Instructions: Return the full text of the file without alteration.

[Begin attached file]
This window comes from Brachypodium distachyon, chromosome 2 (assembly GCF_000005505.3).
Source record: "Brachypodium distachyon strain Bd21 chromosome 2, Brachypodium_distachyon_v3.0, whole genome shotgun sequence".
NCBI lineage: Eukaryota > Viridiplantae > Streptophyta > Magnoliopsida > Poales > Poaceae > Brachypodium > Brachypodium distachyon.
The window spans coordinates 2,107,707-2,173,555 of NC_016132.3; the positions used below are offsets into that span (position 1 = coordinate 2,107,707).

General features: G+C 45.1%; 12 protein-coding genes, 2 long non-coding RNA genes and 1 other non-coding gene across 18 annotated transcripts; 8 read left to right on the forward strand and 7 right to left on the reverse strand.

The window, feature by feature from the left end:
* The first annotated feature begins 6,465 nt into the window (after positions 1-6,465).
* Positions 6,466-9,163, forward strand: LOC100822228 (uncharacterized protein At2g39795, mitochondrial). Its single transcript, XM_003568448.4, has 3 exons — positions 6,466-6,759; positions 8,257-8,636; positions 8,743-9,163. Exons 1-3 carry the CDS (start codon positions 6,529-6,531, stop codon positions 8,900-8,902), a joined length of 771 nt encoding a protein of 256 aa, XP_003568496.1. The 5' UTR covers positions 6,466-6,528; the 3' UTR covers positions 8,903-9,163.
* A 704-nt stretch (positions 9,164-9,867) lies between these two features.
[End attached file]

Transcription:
This window comes from Brachypodium distachyon, chromosome 2 (assembly GCF_000005505.3).
Source record: "Brachypodium distachyon strain Bd21 chromosome 2, Brachypodium_distachyon_v3.0, whole genome shotgun sequence".
NCBI lineage: Eukaryota > Viridiplantae > Streptophyta > Magnoliopsida > Poales > Poaceae > Brachypodium > Brachypodium distachyon.
The window spans coordinates 2,107,707-2,173,555 of NC_016132.3; the positions used below are offsets into that span (position 1 = coordinate 2,107,707).

General features: G+C 45.1%; 12 protein-coding genes, 2 long non-coding RNA genes and 1 other non-coding gene across 18 annotated transcripts; 8 read left to right on the forward strand and 7 right to left on the reverse strand.

The window, feature by feature from the left end:
* The first annotated feature begins 6,465 nt into the window (after positions 1-6,465).
* Positions 6,466-9,163, forward strand: LOC100822228 (uncharacterized protein At2g39795, mitochondrial). Its single transcript, XM_003568448.4, has 3 exons — positions 6,466-6,759; positions 8,257-8,636; positions 8,743-9,163. Exons 1-3 carry the CDS (start codon positions 6,529-6,531, stop codon positions 8,900-8,902), a joined length of 771 nt encoding a protein of 256 aa, XP_003568496.1. The 5' UTR covers positions 6,466-6,528; the 3' UTR covers positions 8,903-9,163.
* A 704-nt stretch (positions 9,164-9,867) lies between these two features.